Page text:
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Car-free in Montana

9:01 AM PDT on April 9, 2009

Some thoughts today from one of the newest members of the Streetsblog Network -- from Missoula, Montana, Imagine No Cars.
The blog's author is a University of Montana student who
is chronicling his year of living without a motor vehicle. He calls the
blog "a journal of my journey to live a car-free lifestyle. An
experiment to bike, walk, and bus it through the next year of my life.
What will not using a car mean?" (
Check out his photostream on Flickr, too. Some nice stuff there.)

193715977_4fe07b6ffc.jpgPhoto of Missoula, Montana, by Justin Brockie via Flickr.

Car-free
living isn't all he's writing about, though. In a recent post, he
takes a look at Missoula's master-plan-in-the-making,  and in
particular the contentious issue of "Additional Dwelling Units," or
"ADUs" -- second residential units, like mother-in-law apartments or
rental apartments, added to existing residential properties:

Those opposed to ADUs claim they are worriedabout the “character” of a neighborhood and the density that they maybring with them. I may be wrong, but what I hear is that people don’twant those with lower incomes mixing into their nice, high incomeneighborhoods….

The reality is that this is an issue of howwe, as a community, want to accommodate future growth. Missoula alreadyhas a large problem when it comes to supplying affordable housing, sodo we want to continue to build large apartment complexes full of lowand middle income residents on the edge of town, like those built inthe last few years around North Reserve? This creates an additionalproblem of forcing people who have less means to afford commuting tohave longer commutes.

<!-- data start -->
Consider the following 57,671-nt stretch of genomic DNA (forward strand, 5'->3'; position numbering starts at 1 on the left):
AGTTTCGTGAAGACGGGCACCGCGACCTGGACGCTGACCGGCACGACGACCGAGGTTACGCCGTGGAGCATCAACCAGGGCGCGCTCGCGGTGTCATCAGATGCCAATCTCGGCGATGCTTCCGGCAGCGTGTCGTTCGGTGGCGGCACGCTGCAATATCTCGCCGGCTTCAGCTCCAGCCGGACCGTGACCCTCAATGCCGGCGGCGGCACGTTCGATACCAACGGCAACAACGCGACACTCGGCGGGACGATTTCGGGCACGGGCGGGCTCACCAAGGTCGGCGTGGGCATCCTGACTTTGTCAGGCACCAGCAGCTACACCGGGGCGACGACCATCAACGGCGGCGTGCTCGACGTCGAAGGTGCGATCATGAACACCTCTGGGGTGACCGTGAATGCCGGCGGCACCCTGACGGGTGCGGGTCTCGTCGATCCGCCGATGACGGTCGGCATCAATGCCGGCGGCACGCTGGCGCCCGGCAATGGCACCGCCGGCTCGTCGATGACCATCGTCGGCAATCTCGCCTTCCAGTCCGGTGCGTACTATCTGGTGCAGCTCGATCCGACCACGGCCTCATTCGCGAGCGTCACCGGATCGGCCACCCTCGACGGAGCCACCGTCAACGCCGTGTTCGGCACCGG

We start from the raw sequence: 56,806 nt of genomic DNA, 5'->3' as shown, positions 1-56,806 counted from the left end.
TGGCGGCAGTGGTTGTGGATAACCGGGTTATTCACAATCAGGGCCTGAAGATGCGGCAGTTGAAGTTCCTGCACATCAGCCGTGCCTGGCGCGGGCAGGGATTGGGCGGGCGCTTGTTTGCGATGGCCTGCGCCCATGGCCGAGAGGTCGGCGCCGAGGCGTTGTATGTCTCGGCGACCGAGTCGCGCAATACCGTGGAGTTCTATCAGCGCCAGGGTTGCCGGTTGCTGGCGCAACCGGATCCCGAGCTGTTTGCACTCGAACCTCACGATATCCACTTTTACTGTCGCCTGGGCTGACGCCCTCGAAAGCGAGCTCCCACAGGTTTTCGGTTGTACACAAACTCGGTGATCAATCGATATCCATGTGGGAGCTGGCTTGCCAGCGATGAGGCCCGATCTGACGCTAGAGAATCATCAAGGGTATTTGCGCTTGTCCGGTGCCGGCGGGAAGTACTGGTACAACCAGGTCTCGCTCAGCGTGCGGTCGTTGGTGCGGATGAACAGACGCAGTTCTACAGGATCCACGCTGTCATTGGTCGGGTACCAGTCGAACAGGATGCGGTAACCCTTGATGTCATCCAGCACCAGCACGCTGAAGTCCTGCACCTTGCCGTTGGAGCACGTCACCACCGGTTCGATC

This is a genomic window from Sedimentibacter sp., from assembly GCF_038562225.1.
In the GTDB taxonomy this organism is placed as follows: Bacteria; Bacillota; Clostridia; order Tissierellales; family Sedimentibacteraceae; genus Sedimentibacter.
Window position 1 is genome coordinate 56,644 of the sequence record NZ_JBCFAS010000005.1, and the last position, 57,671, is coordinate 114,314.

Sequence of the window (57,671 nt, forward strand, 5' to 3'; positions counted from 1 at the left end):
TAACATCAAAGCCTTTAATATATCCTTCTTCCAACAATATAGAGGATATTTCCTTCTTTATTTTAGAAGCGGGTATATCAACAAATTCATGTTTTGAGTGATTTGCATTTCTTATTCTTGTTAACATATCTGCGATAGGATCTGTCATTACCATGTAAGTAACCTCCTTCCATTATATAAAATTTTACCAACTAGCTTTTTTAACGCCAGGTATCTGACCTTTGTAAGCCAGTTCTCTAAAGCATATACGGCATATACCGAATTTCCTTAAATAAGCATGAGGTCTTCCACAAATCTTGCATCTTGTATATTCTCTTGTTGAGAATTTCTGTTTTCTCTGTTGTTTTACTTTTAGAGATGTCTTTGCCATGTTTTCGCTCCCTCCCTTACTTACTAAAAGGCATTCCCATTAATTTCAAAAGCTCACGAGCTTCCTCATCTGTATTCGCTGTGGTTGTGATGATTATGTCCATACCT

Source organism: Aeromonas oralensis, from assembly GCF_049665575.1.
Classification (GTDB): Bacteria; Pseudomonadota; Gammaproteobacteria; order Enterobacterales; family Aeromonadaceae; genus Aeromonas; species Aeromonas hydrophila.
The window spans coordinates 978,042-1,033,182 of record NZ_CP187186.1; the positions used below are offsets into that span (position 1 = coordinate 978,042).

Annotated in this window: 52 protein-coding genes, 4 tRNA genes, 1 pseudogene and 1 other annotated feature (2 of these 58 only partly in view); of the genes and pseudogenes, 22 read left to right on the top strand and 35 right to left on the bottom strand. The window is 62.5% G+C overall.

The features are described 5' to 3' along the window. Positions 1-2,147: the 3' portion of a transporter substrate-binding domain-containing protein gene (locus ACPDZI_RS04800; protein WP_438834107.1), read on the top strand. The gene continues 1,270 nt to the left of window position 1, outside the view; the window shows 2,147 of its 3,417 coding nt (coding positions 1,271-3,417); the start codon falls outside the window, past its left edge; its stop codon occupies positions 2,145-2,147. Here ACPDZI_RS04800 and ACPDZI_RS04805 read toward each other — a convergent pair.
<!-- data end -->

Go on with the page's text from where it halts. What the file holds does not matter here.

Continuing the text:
We have a choice to make. Do we wantdevelopment to occur on the edge of town, or do we want to concentrateon infill? If we continue to grow outwards, large developers, retiringfarmers, and the construction industry win out big, but Missoula willlose valuable farm land, open space, and wildlife habitat that helps tomake Missoula a great place to live, while taking more money fromtaxpayers for infrastructure, increasing congestion, and pollution. Ifwe choose infill, we get to keep the overall character of Missoula,keep the open spaces we love so much for recreation, and create a morewalkable community while giving homeowners the ability to invest intheir own property to provide abetter income and home for Missoula residents not lucky enough toafford a home.

This blog is a great reminder of how
Streetsblog Network members around the country are thoughtfully
engaging the development process in all kinds of environments -- urban,
suburban, rural, semi-rural. We now are following 262 blogs
from 43 different states, and there's nothing homogeneous about them.
They're each seeking smart solutions to transportation and planning
problems on a local level. It's a pleasure to watch.

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